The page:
Pointing Route 53 to Amazon Lightsail Instance
Okay, you have successfully completed two steps, but you are still one step away from getting a good response from your server, All communication happen between client and server. Client is the browser and Host is the Server(A machine with IP address which returns response when a query is made).
If you already have an instance of ec2 or lightsail running, you can easily point this domain to the ip address of it. I prefer Lightsail instance thus in this example I’ll list the steps to connect lightsail instance only.
Assuming you already know how to create a lightsail instance I’ll list down the steps as follows:
- Create a lightsail instance as per your requirements.
- Once the Instance is up and running your will see it’s public IP.
- Use this IP to create A record in the hosted zone for your domain.
The problem with this approach is that the public IP of your Instance is not fixed thus everytime the IP changes you may need to edit the hosted zone and point it to the new IP address. To avoid this there is a simple solution. Create a Static IP and assign it to your instance.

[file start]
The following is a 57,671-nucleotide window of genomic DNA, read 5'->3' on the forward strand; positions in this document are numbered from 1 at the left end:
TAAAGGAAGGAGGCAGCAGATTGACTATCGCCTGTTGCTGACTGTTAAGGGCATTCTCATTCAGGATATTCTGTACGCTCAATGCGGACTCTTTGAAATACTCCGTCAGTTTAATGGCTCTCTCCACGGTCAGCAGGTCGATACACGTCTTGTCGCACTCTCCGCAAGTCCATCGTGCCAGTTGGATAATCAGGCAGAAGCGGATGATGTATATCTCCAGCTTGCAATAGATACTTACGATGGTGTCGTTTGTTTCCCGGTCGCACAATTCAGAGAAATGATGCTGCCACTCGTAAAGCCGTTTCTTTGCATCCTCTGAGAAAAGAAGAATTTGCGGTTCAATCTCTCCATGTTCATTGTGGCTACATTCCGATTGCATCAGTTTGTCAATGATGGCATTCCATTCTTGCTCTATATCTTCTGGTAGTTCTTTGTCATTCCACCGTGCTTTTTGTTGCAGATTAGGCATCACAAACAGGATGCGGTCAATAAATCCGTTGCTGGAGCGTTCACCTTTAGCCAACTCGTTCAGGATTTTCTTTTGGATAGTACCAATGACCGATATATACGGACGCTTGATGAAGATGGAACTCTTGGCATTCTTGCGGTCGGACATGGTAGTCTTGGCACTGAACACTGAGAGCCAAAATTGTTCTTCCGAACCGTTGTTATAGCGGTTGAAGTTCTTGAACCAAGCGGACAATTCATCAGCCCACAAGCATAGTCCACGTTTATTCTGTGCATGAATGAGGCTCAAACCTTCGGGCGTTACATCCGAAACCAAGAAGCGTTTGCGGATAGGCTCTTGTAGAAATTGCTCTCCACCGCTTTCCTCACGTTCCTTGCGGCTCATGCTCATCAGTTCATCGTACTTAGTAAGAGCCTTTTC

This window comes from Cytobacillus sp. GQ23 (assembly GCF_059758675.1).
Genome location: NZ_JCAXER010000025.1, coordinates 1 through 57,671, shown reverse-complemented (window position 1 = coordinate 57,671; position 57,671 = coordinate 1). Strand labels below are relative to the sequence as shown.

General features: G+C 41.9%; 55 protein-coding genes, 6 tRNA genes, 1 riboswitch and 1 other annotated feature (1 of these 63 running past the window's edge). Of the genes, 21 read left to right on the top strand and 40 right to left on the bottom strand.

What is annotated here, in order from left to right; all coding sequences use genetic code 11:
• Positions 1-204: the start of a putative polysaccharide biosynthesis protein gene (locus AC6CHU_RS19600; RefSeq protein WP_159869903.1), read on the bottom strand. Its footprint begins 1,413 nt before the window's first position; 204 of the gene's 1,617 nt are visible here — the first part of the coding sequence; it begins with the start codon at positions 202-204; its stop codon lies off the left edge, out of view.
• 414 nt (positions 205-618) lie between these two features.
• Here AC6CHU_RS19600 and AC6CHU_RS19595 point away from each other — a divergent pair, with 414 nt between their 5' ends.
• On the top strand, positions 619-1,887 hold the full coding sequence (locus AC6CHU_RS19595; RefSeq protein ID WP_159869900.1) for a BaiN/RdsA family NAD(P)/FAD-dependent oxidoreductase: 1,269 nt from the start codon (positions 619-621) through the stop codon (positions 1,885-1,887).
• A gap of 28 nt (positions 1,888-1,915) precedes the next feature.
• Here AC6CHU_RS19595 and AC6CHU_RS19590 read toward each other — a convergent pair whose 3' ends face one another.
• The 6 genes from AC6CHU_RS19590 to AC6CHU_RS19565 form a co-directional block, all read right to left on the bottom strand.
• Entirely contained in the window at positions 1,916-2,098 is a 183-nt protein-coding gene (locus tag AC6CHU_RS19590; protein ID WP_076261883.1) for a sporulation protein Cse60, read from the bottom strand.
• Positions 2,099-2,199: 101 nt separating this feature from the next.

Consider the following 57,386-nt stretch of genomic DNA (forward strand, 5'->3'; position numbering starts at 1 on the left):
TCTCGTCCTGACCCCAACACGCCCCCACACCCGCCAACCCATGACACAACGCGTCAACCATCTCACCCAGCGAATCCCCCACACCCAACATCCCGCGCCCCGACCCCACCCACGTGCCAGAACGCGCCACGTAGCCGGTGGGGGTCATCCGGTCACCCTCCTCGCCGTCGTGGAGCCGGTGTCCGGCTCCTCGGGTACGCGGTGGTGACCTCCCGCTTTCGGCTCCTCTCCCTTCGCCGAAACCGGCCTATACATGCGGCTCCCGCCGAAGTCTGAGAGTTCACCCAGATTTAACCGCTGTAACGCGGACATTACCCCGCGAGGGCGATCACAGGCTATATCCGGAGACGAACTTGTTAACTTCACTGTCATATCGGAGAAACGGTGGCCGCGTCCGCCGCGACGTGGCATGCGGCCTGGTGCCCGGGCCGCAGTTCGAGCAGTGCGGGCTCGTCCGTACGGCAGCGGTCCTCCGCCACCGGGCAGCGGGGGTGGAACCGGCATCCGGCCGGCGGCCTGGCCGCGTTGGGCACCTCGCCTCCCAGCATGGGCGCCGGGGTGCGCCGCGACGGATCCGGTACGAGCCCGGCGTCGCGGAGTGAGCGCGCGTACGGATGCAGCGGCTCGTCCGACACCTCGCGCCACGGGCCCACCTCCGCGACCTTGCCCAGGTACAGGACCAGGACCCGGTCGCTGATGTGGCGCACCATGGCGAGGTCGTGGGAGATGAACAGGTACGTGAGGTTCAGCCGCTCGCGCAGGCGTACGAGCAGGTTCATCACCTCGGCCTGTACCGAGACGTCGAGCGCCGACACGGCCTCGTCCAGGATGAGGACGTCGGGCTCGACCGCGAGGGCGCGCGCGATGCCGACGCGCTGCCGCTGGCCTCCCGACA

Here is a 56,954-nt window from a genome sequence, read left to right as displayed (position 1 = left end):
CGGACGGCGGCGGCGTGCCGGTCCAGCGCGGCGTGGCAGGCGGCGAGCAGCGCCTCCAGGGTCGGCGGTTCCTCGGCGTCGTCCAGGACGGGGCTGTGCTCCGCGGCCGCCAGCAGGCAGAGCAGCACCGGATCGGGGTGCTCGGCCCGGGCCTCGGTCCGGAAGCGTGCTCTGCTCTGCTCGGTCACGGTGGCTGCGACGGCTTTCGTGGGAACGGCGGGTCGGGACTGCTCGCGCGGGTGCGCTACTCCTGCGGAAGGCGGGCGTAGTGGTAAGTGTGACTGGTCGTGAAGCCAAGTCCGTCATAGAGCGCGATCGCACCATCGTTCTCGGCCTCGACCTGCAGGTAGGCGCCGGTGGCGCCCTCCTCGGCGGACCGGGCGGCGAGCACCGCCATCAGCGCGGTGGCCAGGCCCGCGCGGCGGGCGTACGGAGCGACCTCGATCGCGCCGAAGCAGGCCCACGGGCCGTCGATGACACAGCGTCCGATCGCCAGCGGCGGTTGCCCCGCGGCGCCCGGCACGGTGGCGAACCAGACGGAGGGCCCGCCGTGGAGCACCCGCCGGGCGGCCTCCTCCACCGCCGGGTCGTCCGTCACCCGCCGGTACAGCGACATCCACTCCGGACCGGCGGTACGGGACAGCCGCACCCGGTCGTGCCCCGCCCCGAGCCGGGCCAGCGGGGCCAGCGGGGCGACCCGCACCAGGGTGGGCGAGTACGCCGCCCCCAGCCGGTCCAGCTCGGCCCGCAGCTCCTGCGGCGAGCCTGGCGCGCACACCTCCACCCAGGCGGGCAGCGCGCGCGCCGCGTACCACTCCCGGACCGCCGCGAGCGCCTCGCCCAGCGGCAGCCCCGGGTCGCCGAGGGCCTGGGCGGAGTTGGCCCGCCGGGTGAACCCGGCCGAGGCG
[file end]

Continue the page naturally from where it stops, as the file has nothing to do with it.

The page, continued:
To create the static IP is very easy:
- Go to Networking section in lightsail.
- Click Create Static IP.
- Choose your instance from the dropdown list.
- Give your Static IP a name(to identify in lightsail, in case of multiple static IPs).
- Save it to obtain your static IP.
Once you have a static IP it’ll be easy to use it in DNS record to point the domain to your lightsail instance.
As per Lightsail FAQ section, you can use upto 5 static IPs free of cost as long as you are using them, that means they must be attached to an Instance. If it is not attached to an instance they are charged at $0.005 USD/hour. That is still very cheap.Cost of Static IP in Lightsail
Once you have static IP you just need to create an A record. To do so, click on Create Record button at the top right corner of the page, on your Hosted Zone detail page.
This will take you to the form, by default A record is selected(if you want to create another kind of record, for example MX record the procedure remains the same, just choose suitable value from dorpdown).
Leave the Record Name field blank, unless you want to create a subdomain. Place your IP address in the Value field and leave everything else as it is. Finally click Create records button to complete the process. Now your newly mapped domain is not only pointing to route 53 nameserver but also to a lightsail instance.